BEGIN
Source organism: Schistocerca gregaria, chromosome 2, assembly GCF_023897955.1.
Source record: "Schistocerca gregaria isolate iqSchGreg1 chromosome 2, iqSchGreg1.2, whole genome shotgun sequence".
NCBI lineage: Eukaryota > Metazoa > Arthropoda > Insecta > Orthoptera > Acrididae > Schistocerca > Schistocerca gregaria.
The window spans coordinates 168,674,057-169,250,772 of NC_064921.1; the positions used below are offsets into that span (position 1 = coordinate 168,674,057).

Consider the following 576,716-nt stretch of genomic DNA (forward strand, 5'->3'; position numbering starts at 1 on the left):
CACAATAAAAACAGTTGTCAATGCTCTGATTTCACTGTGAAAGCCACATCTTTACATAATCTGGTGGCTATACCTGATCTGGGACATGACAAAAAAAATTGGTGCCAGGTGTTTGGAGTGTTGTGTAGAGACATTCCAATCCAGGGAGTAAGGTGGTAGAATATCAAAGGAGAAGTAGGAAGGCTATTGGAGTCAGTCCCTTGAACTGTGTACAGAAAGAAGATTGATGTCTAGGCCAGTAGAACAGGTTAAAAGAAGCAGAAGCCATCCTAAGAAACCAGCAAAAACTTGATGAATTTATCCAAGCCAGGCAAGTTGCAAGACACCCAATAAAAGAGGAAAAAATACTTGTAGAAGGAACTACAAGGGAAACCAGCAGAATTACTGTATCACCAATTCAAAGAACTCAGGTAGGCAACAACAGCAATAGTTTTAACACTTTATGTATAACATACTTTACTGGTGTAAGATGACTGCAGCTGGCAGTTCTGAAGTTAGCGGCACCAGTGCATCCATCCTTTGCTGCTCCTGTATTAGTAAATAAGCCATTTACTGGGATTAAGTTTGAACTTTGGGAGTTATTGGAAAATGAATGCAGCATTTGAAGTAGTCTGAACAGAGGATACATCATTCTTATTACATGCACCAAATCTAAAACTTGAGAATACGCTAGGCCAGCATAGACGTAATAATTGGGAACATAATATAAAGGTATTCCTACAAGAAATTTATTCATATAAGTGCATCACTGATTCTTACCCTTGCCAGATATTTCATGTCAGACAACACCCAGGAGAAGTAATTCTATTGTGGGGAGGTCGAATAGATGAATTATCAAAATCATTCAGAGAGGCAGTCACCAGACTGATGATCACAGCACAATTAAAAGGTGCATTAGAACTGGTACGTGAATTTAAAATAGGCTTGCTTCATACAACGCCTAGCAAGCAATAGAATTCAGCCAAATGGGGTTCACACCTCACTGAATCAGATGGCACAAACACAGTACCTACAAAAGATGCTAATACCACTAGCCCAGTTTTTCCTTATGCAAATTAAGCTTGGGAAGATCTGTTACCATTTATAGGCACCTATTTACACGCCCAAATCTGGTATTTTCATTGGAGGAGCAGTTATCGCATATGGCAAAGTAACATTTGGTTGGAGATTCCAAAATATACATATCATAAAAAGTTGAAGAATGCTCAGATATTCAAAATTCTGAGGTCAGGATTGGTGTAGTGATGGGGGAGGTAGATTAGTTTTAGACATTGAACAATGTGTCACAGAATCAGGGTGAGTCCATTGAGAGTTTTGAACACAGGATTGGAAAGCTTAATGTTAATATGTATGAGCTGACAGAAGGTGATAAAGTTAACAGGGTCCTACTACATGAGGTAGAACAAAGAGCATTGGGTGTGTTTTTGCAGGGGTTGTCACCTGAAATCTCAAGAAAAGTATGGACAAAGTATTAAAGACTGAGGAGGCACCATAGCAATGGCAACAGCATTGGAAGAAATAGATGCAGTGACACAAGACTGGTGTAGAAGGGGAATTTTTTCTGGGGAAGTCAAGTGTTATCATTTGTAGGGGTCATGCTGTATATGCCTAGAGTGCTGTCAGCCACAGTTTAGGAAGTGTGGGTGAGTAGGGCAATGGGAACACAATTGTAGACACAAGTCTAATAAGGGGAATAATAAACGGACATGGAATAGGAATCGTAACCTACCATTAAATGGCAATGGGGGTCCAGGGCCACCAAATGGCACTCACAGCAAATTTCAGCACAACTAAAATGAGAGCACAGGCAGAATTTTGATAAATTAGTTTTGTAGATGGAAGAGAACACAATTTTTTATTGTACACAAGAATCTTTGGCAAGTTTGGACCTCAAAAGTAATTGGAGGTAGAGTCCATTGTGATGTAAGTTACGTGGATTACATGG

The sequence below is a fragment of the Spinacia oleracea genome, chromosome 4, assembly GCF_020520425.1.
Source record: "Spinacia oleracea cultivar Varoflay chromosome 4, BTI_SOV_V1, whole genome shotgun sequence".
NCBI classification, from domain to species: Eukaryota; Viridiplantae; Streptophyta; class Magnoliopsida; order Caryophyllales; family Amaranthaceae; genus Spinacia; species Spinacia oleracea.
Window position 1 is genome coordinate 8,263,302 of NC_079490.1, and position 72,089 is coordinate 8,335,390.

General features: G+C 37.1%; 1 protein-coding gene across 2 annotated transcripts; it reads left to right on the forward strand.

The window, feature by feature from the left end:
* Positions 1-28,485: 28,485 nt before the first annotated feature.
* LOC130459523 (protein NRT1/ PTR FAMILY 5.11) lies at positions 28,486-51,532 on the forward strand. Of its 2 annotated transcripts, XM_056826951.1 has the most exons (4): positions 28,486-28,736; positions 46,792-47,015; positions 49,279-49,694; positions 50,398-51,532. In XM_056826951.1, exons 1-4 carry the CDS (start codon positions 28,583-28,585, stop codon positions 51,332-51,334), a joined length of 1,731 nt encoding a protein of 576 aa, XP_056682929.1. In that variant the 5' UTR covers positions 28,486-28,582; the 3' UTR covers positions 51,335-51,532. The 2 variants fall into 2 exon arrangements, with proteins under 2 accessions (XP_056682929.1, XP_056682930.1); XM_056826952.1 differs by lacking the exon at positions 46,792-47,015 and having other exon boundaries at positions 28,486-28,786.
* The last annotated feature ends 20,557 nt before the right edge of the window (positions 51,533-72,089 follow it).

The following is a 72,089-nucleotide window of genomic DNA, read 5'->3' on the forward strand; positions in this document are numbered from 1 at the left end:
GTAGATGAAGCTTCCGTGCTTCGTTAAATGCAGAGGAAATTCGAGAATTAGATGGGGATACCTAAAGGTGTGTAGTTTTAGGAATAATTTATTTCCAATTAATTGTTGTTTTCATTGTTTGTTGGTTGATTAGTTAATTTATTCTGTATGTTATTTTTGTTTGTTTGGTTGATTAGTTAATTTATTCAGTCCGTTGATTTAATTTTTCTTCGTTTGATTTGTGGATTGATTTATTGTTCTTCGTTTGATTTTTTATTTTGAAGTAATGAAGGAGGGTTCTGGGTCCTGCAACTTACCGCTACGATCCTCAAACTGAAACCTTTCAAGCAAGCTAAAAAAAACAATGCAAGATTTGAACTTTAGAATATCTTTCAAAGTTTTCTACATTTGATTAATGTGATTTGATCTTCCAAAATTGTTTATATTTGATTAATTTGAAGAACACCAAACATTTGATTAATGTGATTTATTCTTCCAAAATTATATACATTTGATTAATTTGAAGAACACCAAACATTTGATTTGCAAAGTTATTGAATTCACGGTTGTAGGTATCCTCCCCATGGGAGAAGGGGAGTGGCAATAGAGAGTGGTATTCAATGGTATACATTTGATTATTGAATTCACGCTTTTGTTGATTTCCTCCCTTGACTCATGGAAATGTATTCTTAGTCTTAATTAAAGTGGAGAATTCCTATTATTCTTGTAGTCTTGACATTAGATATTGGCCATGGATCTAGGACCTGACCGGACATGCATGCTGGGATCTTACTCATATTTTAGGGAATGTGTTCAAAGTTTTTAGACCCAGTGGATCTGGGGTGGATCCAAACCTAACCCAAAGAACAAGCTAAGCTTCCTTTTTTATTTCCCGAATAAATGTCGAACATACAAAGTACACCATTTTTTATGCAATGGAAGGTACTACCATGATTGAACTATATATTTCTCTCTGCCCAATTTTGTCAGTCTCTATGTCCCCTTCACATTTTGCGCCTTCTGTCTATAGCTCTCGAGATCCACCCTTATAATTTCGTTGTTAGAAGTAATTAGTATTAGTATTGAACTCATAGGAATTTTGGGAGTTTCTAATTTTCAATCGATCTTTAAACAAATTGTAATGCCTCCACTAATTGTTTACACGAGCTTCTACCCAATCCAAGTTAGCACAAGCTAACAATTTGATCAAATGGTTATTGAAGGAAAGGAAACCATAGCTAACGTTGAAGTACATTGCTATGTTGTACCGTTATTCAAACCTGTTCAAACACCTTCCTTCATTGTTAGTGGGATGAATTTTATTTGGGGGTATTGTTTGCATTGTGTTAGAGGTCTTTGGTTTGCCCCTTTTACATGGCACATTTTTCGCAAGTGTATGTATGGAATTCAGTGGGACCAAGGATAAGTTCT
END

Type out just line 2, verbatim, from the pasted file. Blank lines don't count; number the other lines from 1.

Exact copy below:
Source record: "Schistocerca gregaria isolate iqSchGreg1 chromosome 2, iqSchGreg1.2, whole genome shotgun sequence".